All talks and trips have been cancelled due to the Coronavirus pandemic.
We are hoping this is a postponement of activities and we hope to run the talks and trips we have planned as soon as it is safe to do so.
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Last week a small group of  Friends visited the Wiltshire and Swindon History Centre in Chippenham, ideally placed about 5 minutes from the railway station. The last time we visited the history centre was back in February 2012 for a guided tour of the building, and to briefly glimpse the Highworth Pot from outside the laboratory. (Here’s the link to that trip in 2012).
This time we were going to look at the Roman Wine Strainer, currently being conserved by Beth Baker, Senior Conservator at the History Centre, funded by money raised by an appeal to Friends’ membership.

We met Beth in the reception, and then were taken up to the laboratory, where there were 3 people working. The other two are working on cleaning up coins. The work requires such intense concentration that they have 45 minute timers reminding them to stop working and stretch their hands. Beth remarked that it’s easier to work on the strainer in the morning because of the intense concentration and care required when handling the wine strainer.
Beth, seen below, explained the process she’s using to stabilise and try and strengthen the wine strainer which is made of very thin copper alloy.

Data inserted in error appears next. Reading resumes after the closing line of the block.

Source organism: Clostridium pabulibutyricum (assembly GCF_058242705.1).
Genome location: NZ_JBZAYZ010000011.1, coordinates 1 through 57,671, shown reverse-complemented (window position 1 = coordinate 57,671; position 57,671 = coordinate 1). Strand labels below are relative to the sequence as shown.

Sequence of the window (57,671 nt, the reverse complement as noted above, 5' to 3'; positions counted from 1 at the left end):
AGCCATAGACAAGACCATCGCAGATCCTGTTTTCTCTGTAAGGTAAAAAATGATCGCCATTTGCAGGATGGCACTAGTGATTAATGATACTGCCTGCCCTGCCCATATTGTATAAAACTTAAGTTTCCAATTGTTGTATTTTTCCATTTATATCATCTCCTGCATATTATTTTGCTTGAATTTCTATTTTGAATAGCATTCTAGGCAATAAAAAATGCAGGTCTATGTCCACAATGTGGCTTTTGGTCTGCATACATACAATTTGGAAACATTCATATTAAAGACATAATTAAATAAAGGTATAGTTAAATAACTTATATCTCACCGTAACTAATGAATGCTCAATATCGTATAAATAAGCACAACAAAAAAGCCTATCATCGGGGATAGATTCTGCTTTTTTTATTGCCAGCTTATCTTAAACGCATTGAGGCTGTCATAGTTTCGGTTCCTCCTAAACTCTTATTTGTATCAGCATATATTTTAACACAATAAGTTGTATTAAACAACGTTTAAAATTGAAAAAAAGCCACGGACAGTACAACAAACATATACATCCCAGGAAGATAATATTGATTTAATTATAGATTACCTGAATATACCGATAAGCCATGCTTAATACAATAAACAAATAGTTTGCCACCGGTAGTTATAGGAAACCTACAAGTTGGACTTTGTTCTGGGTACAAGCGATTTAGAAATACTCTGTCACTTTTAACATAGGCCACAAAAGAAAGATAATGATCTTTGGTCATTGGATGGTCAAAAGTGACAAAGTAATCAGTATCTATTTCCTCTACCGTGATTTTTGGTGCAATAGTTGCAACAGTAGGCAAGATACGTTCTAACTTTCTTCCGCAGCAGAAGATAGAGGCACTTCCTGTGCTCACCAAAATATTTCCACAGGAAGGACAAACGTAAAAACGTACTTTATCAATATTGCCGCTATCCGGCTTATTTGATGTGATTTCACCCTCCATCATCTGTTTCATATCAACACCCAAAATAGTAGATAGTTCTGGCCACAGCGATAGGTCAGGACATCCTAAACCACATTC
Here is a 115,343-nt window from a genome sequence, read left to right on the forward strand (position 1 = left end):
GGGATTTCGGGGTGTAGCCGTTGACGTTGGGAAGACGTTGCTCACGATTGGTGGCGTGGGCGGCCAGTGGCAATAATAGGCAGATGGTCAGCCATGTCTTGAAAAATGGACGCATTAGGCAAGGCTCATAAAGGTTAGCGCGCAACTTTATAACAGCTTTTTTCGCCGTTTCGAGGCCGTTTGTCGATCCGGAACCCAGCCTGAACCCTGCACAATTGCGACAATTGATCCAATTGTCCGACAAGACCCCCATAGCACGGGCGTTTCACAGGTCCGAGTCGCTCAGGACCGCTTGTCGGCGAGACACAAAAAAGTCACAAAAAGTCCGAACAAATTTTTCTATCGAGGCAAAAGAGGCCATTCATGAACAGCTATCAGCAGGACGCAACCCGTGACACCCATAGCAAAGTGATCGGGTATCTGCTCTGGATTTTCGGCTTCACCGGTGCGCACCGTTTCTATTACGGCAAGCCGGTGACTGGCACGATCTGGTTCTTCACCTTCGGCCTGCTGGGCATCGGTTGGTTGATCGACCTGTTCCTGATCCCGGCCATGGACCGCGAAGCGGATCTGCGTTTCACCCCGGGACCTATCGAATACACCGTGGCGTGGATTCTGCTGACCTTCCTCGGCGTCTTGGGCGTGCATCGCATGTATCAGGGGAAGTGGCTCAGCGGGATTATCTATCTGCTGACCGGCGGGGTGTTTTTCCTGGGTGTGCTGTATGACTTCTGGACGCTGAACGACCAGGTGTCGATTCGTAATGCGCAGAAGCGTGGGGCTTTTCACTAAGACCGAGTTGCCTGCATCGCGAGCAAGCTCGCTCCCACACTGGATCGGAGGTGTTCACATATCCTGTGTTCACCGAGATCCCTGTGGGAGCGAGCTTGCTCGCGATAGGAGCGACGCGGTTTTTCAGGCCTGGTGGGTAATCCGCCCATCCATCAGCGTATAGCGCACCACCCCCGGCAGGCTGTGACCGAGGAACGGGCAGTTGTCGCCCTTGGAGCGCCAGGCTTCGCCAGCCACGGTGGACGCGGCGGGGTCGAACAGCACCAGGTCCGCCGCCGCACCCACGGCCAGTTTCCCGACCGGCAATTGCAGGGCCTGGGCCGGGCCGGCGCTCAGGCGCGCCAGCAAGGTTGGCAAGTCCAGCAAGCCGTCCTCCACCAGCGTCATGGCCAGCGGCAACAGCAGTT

Here she is pointing out some of the more difficult parts of the process…

And here she’s showing us a stand that has been specially made for the wine strainer. When in the stand, a lot of pressure is taken off it, and people will be able to see it very clearly…

Here Beth is putting the strainer into the stand to show us how it works, it seemed like a tight fit, and I was worried that it might get crushed when being put in or taken out.

…making further adjustments to the stand…

Here’s a close up of it…

This photo below shows how good it looks when fitted into the stand. The delicate pattern of holes is beautiful.

Mike McQueen above came to meet us; he was working in another lab…

Kathy having a good look…

Why was wine strained? Apparently herbs were added during the process, and had to be removed, and if the wine was made from fruit, presumably that had to be strained. I wondered where the wine strainer was found, and how on earth is was so relatively well preserved. Beth didn’t know of the provenance of the strainer, but there was a suggestion that it came from the old Purton Hospital site. Thamesdown Archaeological Unit undertook an excavation there ahead of the development of the site with new housing.  They found a small high status Roman cemetery.  The wine strainer was placed with one of the burials.  Another grave contained a stone sarcophagus in which there was a lead liner .
A few years ago Foundation Archaeology undertook an excavation on another part of the site.  They did not find any sign of further burials which suggests the cemetery was probably a small family graveyard.  They did find evidence of a post framed Roman building and finds of decorated wall plaster and a possible under floor heating system suggested this was also high status.
A reader of the blog has refuted the theory that the wine strainer was found in Purton and says this:
‘The wine strainer came from the outskirts of the Roman Town at Lower Wanborough. It was found by a metal detectorist, he contacted me upon its discovery and I went out and helped him remove it from the ground. He subsequently donated it to the museum.’
That sounds quite a definite account doesn’t it?
There’s a really good blog on the History Centre’s website with a piece on another Roman wine strainer, worth looking at that. All being well, we’ll get our wine strainer back in the Museum in a few weeks time.

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